By Alex Najibi We unlock our iPhones with a glance and wonder how Facebook knew to tag us in that photo. But face recognition, the technology behind these features, is more than just a gimmick. It is employed for law enforcement surveillance, airport passenger screening, and employment and housing decisions. Despite widespread adoption, face recognition was recently banned for use by police and local agencies … Continue reading Racial Discrimination in Face Recognition Technology
Venus flytraps use calcium signaling to remember and trap prey. Continue reading Remembering Prey: The Short-Term Memories of Venus Flytraps
Early-life hunger makes animals more likely to take risks in the future. Continue reading Hunger Increases Risk-Taking
Plastics in the ocean are a huge problem, partly because microplastics have significant health effects on marine organisms. Few have explored the quantification of microplastics on the deep ocean floor. Continue reading 14 Million Tons of Microplastic are on the Ocean Floor
Researchers at MIT and the Ragon Institute of MGH, MIT, and Harvard are working on developing a universal flu vaccine. Continue reading Towards a Universal Flu Vaccine: Targeting the Stem of the Problem
by Mahaa Ahmedfigures by Tal Scully The COVID-19 pandemic has brought many corners of the world to a standstill. While researchers and scientists race to develop and distribute a vaccine, many places are still subject to a host of restrictions on daily life designed to keep people safe. Unfortunately, this may actually lead to endangerment of children’s health in other critical ways. More than just … Continue reading It’s Worth a Shot: Preventing vaccine-preventable diseases during the COVID-19 pandemic
by Francesca Tomasifigures by Jovana Andrejevic Right now, the world is eagerly awaiting clinical trial data for two candidate COVID-19 vaccines known as mRNA vaccines. mRNA stands for “messenger RNA,” referring to the molecule that the vaccine delivers to our bodies. Once the vaccine enters our cells, the mRNA tells them exactly how to build a piece of the SARS-CoV-2 virus. The vaccine itself cannot … Continue reading An Introduction to Ribosomes: Nature’s busiest molecular machines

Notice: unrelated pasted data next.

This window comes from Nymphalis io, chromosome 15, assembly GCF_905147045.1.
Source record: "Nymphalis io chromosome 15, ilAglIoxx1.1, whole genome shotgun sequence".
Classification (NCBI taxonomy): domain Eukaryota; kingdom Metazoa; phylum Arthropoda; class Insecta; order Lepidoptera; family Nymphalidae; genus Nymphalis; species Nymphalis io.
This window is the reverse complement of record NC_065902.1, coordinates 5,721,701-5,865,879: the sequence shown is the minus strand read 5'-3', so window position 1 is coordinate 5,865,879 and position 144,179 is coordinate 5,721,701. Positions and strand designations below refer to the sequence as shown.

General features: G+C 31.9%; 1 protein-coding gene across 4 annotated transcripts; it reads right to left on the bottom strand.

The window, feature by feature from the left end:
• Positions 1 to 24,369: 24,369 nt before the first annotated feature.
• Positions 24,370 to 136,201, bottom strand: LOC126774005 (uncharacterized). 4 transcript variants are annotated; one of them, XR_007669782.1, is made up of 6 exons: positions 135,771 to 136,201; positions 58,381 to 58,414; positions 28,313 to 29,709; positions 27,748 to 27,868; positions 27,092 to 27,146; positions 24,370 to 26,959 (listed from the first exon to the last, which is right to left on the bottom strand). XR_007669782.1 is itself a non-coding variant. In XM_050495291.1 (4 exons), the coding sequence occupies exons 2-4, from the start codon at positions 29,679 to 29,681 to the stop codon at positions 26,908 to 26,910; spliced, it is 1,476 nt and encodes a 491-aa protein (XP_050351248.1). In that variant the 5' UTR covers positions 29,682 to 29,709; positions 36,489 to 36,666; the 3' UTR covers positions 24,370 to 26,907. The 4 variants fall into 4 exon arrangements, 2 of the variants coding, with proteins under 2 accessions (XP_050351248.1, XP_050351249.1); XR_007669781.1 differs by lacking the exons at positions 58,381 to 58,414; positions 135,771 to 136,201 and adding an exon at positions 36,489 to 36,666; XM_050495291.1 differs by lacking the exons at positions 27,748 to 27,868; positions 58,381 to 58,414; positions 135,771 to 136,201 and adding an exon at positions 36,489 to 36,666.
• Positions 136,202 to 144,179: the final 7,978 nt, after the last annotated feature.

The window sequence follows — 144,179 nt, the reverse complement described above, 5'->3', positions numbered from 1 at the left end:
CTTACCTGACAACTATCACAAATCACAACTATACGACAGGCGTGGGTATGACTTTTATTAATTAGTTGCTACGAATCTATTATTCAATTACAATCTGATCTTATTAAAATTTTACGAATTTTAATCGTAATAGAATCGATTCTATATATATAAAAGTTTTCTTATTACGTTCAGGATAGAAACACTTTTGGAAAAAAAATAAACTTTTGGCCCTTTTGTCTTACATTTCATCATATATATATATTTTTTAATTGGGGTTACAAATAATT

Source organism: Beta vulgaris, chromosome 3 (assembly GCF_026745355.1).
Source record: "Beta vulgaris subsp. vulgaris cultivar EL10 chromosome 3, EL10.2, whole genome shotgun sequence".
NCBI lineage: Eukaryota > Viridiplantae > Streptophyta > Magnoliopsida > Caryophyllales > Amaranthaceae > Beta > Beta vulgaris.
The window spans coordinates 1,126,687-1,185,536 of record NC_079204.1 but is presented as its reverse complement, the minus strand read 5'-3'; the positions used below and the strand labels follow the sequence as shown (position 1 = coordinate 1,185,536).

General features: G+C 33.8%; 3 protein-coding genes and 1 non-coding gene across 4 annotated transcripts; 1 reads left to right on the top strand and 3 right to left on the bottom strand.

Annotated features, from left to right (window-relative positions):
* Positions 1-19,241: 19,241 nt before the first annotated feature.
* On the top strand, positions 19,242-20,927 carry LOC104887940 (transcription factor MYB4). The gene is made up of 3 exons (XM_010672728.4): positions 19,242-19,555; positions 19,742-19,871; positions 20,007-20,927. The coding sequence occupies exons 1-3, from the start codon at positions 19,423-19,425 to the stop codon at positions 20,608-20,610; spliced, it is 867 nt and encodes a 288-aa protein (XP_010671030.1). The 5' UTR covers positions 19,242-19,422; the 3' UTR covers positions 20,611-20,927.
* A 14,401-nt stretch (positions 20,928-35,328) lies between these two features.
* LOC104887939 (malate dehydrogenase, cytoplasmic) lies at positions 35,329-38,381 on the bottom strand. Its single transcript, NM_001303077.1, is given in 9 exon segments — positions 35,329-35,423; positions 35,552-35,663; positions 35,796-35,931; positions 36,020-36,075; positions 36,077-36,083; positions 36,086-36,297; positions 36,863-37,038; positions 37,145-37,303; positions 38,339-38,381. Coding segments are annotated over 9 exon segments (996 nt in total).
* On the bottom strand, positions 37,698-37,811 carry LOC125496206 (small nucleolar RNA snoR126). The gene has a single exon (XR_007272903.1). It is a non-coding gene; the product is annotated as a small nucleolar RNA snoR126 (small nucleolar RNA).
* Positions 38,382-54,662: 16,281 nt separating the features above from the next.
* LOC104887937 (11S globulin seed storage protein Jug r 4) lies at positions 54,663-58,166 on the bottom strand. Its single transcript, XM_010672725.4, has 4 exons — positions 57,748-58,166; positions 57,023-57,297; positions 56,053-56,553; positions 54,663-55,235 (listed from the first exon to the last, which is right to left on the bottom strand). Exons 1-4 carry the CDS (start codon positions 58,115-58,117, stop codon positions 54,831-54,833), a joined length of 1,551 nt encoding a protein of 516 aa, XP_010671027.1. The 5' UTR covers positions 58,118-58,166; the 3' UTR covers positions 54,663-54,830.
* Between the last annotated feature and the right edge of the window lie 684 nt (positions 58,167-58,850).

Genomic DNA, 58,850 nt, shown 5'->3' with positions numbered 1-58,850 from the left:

by Samantha Tracyfigures by Wei Wu Walking down your neighborhood street you might notice the cars driving past, people waving hello, and the buildings lit up by the daytime sun. At night this view changes: we see fewer cars, and people have mostly returned to the comforts of their homes. But even as we shift from day to night, there is still a bright glow … Continue reading I Can’t Sleep… Can you turn off the lights?
A mathematical deep-dive into the function of the lungs may provide clinical insight for low blood oxygen levels in COVID-19 patients. Continue reading Breathing Life into the Low Blood Oxygen Dilemma of Early COVID-19 Infections
Scientists from North Carolina State University have applied deep learning algorithms to track neurodegeneration in worms, allowing for much faster image processing and extraction of cellular features that can distinguish between neurodegeneration arising from different sources. Continue reading Can an Artificial Brain Help Study a Real One?